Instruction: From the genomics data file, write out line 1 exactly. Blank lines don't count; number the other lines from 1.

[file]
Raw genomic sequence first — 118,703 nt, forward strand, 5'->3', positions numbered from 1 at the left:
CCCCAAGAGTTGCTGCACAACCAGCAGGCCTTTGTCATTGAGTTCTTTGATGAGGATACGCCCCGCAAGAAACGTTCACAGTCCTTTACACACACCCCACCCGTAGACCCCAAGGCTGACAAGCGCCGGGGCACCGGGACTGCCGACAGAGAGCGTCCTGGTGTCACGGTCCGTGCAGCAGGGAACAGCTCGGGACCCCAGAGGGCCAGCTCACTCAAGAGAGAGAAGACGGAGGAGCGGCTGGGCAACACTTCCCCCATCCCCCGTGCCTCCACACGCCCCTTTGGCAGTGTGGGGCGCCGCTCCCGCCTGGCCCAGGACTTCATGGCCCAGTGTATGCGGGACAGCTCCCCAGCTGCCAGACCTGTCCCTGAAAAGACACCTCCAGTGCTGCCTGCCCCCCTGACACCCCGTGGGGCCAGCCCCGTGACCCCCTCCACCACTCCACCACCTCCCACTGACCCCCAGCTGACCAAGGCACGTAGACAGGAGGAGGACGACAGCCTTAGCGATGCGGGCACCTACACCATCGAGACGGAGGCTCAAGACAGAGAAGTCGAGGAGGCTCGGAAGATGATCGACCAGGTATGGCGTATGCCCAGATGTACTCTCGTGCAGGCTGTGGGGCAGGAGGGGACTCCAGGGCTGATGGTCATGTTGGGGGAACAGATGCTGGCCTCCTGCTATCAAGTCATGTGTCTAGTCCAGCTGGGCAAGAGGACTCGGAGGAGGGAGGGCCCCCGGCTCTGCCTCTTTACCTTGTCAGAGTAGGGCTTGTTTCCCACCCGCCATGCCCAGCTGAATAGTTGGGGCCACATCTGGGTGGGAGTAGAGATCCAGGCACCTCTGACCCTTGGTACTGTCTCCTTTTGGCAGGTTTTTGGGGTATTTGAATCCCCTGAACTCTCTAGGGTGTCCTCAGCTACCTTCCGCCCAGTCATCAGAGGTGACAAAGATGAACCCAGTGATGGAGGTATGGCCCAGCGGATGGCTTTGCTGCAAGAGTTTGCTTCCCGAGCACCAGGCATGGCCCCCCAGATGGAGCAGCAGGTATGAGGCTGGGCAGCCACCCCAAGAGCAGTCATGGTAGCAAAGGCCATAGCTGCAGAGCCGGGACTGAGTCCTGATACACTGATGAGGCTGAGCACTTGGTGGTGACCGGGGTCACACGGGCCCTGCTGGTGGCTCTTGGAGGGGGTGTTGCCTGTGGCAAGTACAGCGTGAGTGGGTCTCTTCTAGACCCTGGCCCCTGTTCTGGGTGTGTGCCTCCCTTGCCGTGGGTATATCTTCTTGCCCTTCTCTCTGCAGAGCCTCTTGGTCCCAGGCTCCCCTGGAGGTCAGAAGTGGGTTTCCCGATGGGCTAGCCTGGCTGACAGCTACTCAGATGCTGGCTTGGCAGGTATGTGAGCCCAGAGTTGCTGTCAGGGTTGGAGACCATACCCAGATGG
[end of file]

Raw genomic sequence first — 118,703 nt, forward strand, 5'->3', positions numbered from 1 at the left: